From Baby Driver to Atomic Blonde, Streaming Has Saved The Movie Soundtrack
JOHN HOULIHAN’S MISSION seemed impossible. The music supervisor for Atomic Blonde had to win over George Michael, New Order, and Public Enemy, with nothing but a little bit of cash and the promise that their music would be playing as a backdrop to Charlize Theron doing badass spy stuff in 1989 Berlin. As someone who has been soundtracking films for more than 20 years, Houlihan knew in theory how to convince them and their licensors—bartering, negotiation, outright pleading—but the soundtrack-licensing game today is much different than it when he was finding music for Austin Powers.
From the 1980s to the early 2000s, a good movie soundtrack could become the year’s greatest mixtape. In 1987, it was Dirty Dancing. In 1992, it was Singles. Pulp Fiction and Above the Rim tied for the honor in 1994. Romeo + Juliet took the cake in 1996 and so on. But as iTunes—and later, streaming services—became more prevalent, the need for movies to compile a bunch of killer tracks in a physical album release has all but vaporized. (Why buy the 8 Mile soundtrack when you can just queue up an Eminem playlist on Spotify?)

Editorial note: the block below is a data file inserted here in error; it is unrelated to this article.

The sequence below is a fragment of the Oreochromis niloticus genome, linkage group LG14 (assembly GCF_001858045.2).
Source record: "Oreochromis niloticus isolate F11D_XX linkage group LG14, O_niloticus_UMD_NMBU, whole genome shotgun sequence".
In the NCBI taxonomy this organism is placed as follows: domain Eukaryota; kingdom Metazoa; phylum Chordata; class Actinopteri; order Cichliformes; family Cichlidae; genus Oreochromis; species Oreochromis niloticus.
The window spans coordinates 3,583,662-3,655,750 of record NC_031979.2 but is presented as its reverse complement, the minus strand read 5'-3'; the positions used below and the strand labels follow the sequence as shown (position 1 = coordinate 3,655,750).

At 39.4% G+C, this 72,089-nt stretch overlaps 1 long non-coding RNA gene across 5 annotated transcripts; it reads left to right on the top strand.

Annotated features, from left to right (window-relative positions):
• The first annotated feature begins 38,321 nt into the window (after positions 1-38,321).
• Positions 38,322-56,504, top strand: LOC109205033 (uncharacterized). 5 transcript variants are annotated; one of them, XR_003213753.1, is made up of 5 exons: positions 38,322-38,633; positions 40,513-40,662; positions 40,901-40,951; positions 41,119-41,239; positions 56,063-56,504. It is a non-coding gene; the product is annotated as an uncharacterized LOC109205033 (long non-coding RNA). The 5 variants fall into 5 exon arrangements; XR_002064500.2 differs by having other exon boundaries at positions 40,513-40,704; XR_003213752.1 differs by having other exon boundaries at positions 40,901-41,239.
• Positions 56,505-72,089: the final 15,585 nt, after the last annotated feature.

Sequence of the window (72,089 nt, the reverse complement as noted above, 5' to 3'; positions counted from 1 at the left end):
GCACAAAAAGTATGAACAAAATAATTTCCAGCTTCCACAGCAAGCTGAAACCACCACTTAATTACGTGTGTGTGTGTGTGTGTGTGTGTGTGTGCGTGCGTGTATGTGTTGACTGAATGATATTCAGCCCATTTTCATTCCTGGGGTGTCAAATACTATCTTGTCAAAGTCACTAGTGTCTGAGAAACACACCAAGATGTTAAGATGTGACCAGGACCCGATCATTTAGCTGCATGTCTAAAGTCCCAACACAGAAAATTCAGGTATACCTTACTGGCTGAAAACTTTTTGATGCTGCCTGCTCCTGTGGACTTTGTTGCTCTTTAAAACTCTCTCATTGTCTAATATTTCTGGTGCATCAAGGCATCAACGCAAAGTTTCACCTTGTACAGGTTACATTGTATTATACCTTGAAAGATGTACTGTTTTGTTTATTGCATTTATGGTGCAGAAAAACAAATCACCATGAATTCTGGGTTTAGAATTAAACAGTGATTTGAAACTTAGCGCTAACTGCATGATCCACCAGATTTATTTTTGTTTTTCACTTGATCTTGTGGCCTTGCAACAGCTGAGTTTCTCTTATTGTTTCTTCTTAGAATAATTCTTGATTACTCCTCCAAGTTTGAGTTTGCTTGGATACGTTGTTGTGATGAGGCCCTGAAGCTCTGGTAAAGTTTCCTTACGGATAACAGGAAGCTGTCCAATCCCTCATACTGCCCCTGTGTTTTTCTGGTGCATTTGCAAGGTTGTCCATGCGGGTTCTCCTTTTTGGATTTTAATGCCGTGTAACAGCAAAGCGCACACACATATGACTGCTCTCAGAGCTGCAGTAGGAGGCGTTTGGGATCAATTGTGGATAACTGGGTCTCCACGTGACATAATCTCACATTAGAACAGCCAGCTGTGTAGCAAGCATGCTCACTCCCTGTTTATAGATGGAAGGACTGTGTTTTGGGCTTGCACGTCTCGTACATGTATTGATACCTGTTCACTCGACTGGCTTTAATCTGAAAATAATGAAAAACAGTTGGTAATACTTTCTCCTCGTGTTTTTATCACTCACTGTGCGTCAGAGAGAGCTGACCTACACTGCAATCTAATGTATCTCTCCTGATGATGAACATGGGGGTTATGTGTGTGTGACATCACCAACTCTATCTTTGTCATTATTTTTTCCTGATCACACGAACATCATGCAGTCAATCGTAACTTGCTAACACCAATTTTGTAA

This had two distinct effects on music supervisors’ jobs. First, fewer labels tried to strong-arm their hot new artists onto movie soundtracks. Second, they—and their musicians—became more amenable to licensing out their back-catalogue material, especially when physical album sales were dropping precipitously. “As the record business has segued from the brick-and-mortar thing that’s long-gone to this new digital thing, there’s been huge drops in their revenue,” Houlihan says. “Now this little side-dish thing of them giving synchronization licenses has become a lifeblood.” Both current and older artists realized that moviegoers who heard their song might be more likely to stream the rest of their body of work. And in 2017, that consideration has evolved to help make soundtracks the most vital and vibrant they’ve been in decades. Continue…
well to be honest, i’m kinda glad to hear this since i’ve been a long time fan of movie soundtracks… probably going way back to when i was a young teenager, and it was a cool way to get your hands on a CD with good songs from various artists… hell, i often will look for a good movie i just watched on spotify to see if there’s a soundtrack and will tune-in while working if one’s available.
PS. listening to “baby driver” soundtrack right now :)
PS. Charlize Theron looks so hot in that pic…